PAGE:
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Trip to Earth Core: Myth or Reality?

The principle suggested by David Stevenson is an exact antithesis of volcano eruption
A New Zealand planetary scientist David Stevenson caused turmoil in the geological society as he offered to probe not the space but the core of the planet. According to Le Monde, the fantastic project is not yet thoroughly developed.

"At first the idea was declared ridiculous, now it is said to be unfeasible. This is quite a progress!" Planetary scientist David Stevenson, who is working in Pasadena, is satisfied with the effect the suggestion produced. On May 15 the Nature journal published the suggestion of the scientist to send a probe in a bubble of molten iron to the Earth core.

The modest proposal drew attention of the geological society that is seldom shocked with revolutionary ideas. In fact, geologists never had an idea how they could penetrate into the core of the planet. The planetary scientist says that geologists traditionally consider the action too expensive or too difficult. David Stevenson started working at the California Institute of Technology in 1980. He adds: "The mode of thinking is quite different with those people who deal with space exploration: thanks to the competition between the West and the East, the sphere was substantially invested. That is why scientists dealing with space exploration treat ideas of this kind differently."
The scientist studying formation of the Solar system planets got inspired with this experiment when he developed a scenario of his own. The Core, a recently shown film about a scientific expedition to the core of the planet inspired the scientist for formulating an idea that had been captivating him within several years. The scientist tells that an agent from the Paramount film studio contacted him and asked to answer several questions concerning the film. "I said it would be interesting; in December I wrote an article on the subject just within a day." Further the calculations were made more exact, but the main idea concerning the project was already outlined. The proposal said: first it is necessary to cleave the Earth crust and pour 100,000 tons of molten metal into it; the metal will then deepen the tunnel and draw a probe or probes down to the core.  The probe, the scientist thinks, would allow to take temperature, pressure and compositions reading; the information would be conveyed with the help of acoustic waves. Such an underground capsule would be able to reach the core of the planet within a week, as 99.99 percent of the work would be done with the help of Earth's attraction.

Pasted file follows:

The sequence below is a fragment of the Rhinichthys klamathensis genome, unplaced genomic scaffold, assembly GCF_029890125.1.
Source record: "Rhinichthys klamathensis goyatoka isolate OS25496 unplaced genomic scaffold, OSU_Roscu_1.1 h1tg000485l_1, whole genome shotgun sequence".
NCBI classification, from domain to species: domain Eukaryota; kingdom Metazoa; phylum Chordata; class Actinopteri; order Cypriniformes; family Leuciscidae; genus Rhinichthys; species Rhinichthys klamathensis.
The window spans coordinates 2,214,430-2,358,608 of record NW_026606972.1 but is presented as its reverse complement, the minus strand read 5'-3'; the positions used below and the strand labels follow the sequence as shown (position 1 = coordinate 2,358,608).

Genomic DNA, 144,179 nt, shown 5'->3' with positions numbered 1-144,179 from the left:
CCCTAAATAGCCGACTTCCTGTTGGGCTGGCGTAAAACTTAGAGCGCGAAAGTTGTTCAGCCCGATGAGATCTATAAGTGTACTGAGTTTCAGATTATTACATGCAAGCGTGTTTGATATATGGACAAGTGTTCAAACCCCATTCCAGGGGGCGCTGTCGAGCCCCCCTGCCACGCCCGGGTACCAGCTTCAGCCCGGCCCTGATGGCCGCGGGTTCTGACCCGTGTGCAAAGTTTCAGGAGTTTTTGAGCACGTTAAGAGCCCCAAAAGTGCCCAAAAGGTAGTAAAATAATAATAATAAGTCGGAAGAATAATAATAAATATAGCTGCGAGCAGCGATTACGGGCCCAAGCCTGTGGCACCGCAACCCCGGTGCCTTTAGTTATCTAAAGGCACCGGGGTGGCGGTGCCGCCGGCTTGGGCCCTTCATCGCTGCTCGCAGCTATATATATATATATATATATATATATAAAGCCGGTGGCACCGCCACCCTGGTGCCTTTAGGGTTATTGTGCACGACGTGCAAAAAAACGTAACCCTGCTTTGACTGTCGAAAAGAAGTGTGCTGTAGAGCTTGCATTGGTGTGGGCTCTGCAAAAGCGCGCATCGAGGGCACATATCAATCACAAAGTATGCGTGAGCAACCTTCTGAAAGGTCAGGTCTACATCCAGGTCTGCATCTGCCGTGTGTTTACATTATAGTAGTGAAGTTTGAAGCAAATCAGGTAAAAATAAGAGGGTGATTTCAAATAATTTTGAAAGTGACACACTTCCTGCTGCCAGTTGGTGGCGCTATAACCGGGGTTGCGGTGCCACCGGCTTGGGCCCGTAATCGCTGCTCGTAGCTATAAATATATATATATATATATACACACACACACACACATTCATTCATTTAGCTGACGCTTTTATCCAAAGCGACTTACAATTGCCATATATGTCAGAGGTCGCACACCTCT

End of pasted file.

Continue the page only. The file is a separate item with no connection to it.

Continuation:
The principle suggested by David Stevenson is an exact antithesis of volcano eruption that ejects lava streams to the surface. As lava is less thick than the environment, it goes up while Stevenson's metal bubble would submerge under the effect of an opposite phenomenon.  
The now popular theory says that the metal core of the Earth was formed thanks to this mechanism, but the scientist doesn’t think the idea is credible. The proposition of Stevenson causes much enthusiasm with the laity than with specialists who "are not that critical, but at the same time are not jumping with joy about the new idea that must be immediately carried out." 
Is the idea feasible? The scientist admits that the first stage of the experiment (drilling of a deep tunnel in the Earth crust) is still the phase that is not thoroughly studied.  David Stevenson doesn't hope that his modest proposal will be carried out in the nearest years. He says that this is just an outline of a concept that can be studied thoroughly in about ten years. May it be so that the scientist wants to join the list of great dreamers?